The Renal/Urinary Tract Cancer Panel is a comprehensive next-generation sequencing (NGS) panel that analyzes genes associated with increased risks for hereditary renal cancer.
Renal cancer affects approximately 1.6%, and bladder cancer 2.6% of individuals in their lifetime (SEERP). Although the majority of renal and urinary tract malignancies are not related to heritable factors, approximately 3-5% of renal cell carcinoma cases are due to genetic changes (Coleman and Russo, 2009). Individuals who carry disease-causing genetic changes may be at significantly increased risk of developing renal or urinary tract tumors in their lifetime. For example, individuals with a pathogenic VHL variant have up to a 70% risk for renal cancer (Frantzen et al, 2000; Houweling et al, 2011). Frequently, changes in genes that result in increased risks for renal/urinary cancers also predispose individuals to increased risks for other malignancies.
This panel includes genes associated with:
- Lynch syndrome (hereditary non-polyposis colon cancer)
- Birt-Hogg-Dubé syndrome
- Cowden syndrome
- Li-Fraumeni syndrome
- Tuberous sclerosis complex
- von Hippel-Lindau syndrome
- Hereditary leiomyomatosis and renal cell carcinoma
- Perlman syndrome
- Simpson-Golabi-Behmel syndrome
- Hereditary paragangliomas and pheochromocytoma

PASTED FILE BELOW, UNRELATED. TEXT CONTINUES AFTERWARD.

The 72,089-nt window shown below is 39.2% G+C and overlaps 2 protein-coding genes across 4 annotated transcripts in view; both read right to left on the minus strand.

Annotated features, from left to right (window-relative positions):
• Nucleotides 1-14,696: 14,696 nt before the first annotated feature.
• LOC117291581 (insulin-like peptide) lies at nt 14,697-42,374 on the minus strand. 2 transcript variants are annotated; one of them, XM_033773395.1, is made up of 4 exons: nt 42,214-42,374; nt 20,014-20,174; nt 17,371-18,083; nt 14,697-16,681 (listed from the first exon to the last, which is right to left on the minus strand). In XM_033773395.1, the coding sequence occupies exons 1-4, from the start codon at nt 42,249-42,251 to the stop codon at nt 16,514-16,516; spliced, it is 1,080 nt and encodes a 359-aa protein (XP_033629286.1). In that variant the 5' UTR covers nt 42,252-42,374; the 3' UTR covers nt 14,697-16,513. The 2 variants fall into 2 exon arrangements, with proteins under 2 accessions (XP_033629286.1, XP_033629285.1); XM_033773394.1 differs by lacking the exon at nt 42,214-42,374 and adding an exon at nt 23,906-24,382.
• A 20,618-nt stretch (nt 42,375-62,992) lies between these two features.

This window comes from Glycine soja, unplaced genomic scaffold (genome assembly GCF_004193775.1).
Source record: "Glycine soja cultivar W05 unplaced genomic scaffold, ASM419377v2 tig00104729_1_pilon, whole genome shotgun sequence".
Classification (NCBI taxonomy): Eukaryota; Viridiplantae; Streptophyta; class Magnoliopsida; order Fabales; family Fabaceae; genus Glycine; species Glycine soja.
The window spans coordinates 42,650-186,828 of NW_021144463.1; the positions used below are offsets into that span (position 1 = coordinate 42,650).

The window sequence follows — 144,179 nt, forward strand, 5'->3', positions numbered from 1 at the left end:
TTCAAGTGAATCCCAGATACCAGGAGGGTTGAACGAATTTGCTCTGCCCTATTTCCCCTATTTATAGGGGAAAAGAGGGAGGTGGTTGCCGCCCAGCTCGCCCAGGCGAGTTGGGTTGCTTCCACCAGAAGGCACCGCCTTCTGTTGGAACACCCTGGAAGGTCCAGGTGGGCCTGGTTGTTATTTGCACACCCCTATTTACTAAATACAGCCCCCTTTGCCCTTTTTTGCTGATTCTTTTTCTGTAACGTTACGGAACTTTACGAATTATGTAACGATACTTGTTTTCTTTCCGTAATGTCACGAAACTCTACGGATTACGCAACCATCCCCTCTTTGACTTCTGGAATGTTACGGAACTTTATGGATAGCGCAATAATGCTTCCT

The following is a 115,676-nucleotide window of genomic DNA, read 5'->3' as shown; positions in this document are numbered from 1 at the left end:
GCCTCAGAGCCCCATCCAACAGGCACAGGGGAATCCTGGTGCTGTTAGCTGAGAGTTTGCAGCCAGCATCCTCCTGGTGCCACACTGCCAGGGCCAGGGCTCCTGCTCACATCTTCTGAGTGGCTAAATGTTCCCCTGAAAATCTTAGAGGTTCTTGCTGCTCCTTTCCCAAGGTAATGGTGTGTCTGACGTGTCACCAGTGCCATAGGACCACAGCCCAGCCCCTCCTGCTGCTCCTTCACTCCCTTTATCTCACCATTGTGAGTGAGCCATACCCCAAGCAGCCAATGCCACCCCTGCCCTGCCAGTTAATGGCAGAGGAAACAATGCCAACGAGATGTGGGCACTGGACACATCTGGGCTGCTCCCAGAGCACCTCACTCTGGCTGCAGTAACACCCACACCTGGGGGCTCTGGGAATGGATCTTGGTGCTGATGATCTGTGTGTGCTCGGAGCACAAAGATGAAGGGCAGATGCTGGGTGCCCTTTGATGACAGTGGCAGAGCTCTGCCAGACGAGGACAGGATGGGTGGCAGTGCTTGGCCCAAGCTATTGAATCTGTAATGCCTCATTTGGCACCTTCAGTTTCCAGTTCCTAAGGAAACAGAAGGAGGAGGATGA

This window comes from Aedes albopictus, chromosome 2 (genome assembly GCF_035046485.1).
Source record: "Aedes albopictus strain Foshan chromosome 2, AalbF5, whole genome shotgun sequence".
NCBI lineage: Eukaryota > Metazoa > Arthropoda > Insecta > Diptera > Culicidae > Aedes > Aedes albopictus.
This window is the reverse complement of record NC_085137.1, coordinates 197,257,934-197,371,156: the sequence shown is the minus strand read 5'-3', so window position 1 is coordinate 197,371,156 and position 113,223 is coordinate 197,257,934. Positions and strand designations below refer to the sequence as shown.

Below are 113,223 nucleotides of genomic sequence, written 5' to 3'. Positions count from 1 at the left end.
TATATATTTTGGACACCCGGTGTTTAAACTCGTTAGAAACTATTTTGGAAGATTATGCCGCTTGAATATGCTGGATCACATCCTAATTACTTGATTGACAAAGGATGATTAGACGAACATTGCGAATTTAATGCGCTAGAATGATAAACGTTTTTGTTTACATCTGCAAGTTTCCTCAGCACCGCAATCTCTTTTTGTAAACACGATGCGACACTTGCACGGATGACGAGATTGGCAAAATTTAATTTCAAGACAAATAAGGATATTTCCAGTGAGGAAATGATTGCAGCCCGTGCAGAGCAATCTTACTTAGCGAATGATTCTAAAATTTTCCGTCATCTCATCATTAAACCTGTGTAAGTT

Hereditary renal and urinary tract cancer is typically inherited in an autosomal dominant manner, although GPC3 is inherited in an X-linked fashion and MLH1, MSH2, PMS2, and MSH6 are associated with autosomal recessive constitutional mismatch repair deficiency.
Indications for Testing
- A personal history of early renal cancer
- A personal history of early urinary tract cancer
- A personal history of multiple primary cancers
- A family history suggestive of a hereditary cancer syndrome, including multiple individuals on the same side of a family diagnosed with cancer, especially at ages below population averages
- Risk assessment for asymptomatic family of members of proband with molecular diagnosis of a hereditary cancer syndrome
Next-generation sequencing technology is used to test clinically relevant portions of each gene, including coding exons, adjacent flanking bases, and selected introns/noncoding variants. Pathogenic and likely pathogenic variants are confirmed by orthogonal methods. Copy number variants, including intragenic deletions and duplications are detected to a resolution of a single exon. To request analysis of a specific single exon copy number variant, please contact our Client Services team prior to ordering.
Included Genes (27)
Additions to the Renal/Urinary Tract Cancer Panel:
Emerging evidence genes can also be added onto the comprehensive panel. These genes do not have a clear association with hereditary renal and urinary tract cancer, but emerging evidence suggests that they may play a role in disease pathogenesis.
Emerging Evidence (3):
- Coleman JA, Russo P. Hereditary and familial kidney cancer. Curr Opin Urol. 2009;19(5):478-85.
- Houweling AC, Gijezen LM, Jonker MA, et al. Renal cancer and pneumothorax risk in Birt-Hogg-Dubé syndrome; an analysis of 115 FLCN mutation carriers from 35 BHD families. Br J Cancer. 2011;105(12):1912-9.
- Frantzen C, Klasson TD, Links TP, et al. Von Hippel-Lindau Syndrome. 2000 May 17 [Updated 2015 Aug 6]. In: Pagon RA, Adam MP, Ardinger HH, et al., editors. GeneReviews® [Internet]. Seattle (WA): University of Washington, Seattle; 1993-2017. Available from: https://www.ncbi.nlm.nih.gov/books/NBK1463/
- Surveillance, Epidemiology, and End Results Program (SEERP). Cancer Stat Fact Sheets [Accessed April 20, 2017]. Available from: http://seer.cancer.gov/